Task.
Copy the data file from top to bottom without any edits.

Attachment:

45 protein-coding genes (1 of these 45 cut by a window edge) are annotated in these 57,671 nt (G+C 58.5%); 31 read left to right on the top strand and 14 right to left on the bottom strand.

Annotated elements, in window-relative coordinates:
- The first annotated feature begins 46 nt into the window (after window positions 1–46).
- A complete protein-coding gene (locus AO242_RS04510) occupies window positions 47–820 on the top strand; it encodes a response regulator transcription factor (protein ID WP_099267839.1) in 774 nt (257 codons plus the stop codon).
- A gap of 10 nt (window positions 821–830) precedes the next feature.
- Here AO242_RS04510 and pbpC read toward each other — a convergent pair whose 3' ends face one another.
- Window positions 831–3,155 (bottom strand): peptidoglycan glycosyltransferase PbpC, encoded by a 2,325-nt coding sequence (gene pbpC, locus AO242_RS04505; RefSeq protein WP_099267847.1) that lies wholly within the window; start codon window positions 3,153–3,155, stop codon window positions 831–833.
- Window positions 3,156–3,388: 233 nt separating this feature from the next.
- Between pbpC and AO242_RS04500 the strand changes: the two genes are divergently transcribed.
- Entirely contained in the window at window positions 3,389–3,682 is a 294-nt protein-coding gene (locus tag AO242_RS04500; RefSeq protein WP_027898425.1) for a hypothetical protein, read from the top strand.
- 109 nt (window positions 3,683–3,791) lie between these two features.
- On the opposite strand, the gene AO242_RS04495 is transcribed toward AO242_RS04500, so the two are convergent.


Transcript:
45 protein-coding genes (1 of these 45 cut by a window edge) are annotated in these 57,671 nt (G+C 58.5%); 31 read left to right on the top strand and 14 right to left on the bottom strand.

Annotated elements, in window-relative coordinates:
- The first annotated feature begins 46 nt into the window (after window positions 1–46).
- A complete protein-coding gene (locus AO242_RS04510) occupies window positions 47–820 on the top strand; it encodes a response regulator transcription factor (protein ID WP_099267839.1) in 774 nt (257 codons plus the stop codon).
- A gap of 10 nt (window positions 821–830) precedes the next feature.
- Here AO242_RS04510 and pbpC read toward each other — a convergent pair whose 3' ends face one another.
- Window positions 831–3,155 (bottom strand): peptidoglycan glycosyltransferase PbpC, encoded by a 2,325-nt coding sequence (gene pbpC, locus AO242_RS04505; RefSeq protein WP_099267847.1) that lies wholly within the window; start codon window positions 3,153–3,155, stop codon window positions 831–833.
- Window positions 3,156–3,388: 233 nt separating this feature from the next.
- Between pbpC and AO242_RS04500 the strand changes: the two genes are divergently transcribed.
- Entirely contained in the window at window positions 3,389–3,682 is a 294-nt protein-coding gene (locus tag AO242_RS04500; RefSeq protein WP_027898425.1) for a hypothetical protein, read from the top strand.
- 109 nt (window positions 3,683–3,791) lie between these two features.
- On the opposite strand, the gene AO242_RS04495 is transcribed toward AO242_RS04500, so the two are convergent.